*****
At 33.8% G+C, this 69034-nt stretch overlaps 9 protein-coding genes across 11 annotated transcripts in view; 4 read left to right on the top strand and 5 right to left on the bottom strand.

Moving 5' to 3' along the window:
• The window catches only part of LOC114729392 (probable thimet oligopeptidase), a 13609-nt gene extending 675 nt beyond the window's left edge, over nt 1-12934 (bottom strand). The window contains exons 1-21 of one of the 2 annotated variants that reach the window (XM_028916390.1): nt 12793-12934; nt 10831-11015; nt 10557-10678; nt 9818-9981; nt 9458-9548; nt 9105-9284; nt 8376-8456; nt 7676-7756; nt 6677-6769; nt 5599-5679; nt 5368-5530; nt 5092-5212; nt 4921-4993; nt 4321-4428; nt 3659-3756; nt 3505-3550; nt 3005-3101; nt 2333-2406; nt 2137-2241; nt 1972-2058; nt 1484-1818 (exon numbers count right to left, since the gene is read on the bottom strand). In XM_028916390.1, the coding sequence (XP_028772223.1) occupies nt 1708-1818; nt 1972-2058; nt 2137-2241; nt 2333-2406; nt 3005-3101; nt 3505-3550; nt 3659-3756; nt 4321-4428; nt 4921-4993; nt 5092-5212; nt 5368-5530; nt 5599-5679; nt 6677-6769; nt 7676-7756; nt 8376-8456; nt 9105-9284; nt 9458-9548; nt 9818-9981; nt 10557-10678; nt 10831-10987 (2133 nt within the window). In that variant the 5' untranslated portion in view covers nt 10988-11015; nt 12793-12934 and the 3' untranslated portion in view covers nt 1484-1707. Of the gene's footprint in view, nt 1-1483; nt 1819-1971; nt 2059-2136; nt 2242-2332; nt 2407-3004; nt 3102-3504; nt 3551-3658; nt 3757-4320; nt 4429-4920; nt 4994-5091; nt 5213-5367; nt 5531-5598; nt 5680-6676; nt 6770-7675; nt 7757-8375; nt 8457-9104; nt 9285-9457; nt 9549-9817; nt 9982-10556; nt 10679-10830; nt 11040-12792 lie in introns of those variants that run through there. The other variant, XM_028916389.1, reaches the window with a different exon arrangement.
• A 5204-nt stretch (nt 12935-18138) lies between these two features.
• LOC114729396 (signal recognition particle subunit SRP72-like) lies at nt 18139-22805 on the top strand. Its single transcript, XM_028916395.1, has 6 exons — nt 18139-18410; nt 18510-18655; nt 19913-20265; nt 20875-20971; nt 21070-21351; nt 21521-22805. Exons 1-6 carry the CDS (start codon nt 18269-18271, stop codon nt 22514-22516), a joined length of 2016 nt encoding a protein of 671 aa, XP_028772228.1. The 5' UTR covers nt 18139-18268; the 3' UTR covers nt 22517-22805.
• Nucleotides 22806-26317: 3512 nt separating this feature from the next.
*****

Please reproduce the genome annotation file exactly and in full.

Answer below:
At 33.8% G+C, this 69034-nt stretch overlaps 9 protein-coding genes across 11 annotated transcripts in view; 4 read left to right on the top strand and 5 right to left on the bottom strand.

Moving 5' to 3' along the window:
• The window catches only part of LOC114729392 (probable thimet oligopeptidase), a 13609-nt gene extending 675 nt beyond the window's left edge, over nt 1-12934 (bottom strand). The window contains exons 1-21 of one of the 2 annotated variants that reach the window (XM_028916390.1): nt 12793-12934; nt 10831-11015; nt 10557-10678; nt 9818-9981; nt 9458-9548; nt 9105-9284; nt 8376-8456; nt 7676-7756; nt 6677-6769; nt 5599-5679; nt 5368-5530; nt 5092-5212; nt 4921-4993; nt 4321-4428; nt 3659-3756; nt 3505-3550; nt 3005-3101; nt 2333-2406; nt 2137-2241; nt 1972-2058; nt 1484-1818 (exon numbers count right to left, since the gene is read on the bottom strand). In XM_028916390.1, the coding sequence (XP_028772223.1) occupies nt 1708-1818; nt 1972-2058; nt 2137-2241; nt 2333-2406; nt 3005-3101; nt 3505-3550; nt 3659-3756; nt 4321-4428; nt 4921-4993; nt 5092-5212; nt 5368-5530; nt 5599-5679; nt 6677-6769; nt 7676-7756; nt 8376-8456; nt 9105-9284; nt 9458-9548; nt 9818-9981; nt 10557-10678; nt 10831-10987 (2133 nt within the window). In that variant the 5' untranslated portion in view covers nt 10988-11015; nt 12793-12934 and the 3' untranslated portion in view covers nt 1484-1707. Of the gene's footprint in view, nt 1-1483; nt 1819-1971; nt 2059-2136; nt 2242-2332; nt 2407-3004; nt 3102-3504; nt 3551-3658; nt 3757-4320; nt 4429-4920; nt 4994-5091; nt 5213-5367; nt 5531-5598; nt 5680-6676; nt 6770-7675; nt 7757-8375; nt 8457-9104; nt 9285-9457; nt 9549-9817; nt 9982-10556; nt 10679-10830; nt 11040-12792 lie in introns of those variants that run through there. The other variant, XM_028916389.1, reaches the window with a different exon arrangement.
• A 5204-nt stretch (nt 12935-18138) lies between these two features.
• LOC114729396 (signal recognition particle subunit SRP72-like) lies at nt 18139-22805 on the top strand. Its single transcript, XM_028916395.1, has 6 exons — nt 18139-18410; nt 18510-18655; nt 19913-20265; nt 20875-20971; nt 21070-21351; nt 21521-22805. Exons 1-6 carry the CDS (start codon nt 18269-18271, stop codon nt 22514-22516), a joined length of 2016 nt encoding a protein of 671 aa, XP_028772228.1. The 5' UTR covers nt 18139-18268; the 3' UTR covers nt 22517-22805.
• Nucleotides 22806-26317: 3512 nt separating this feature from the next.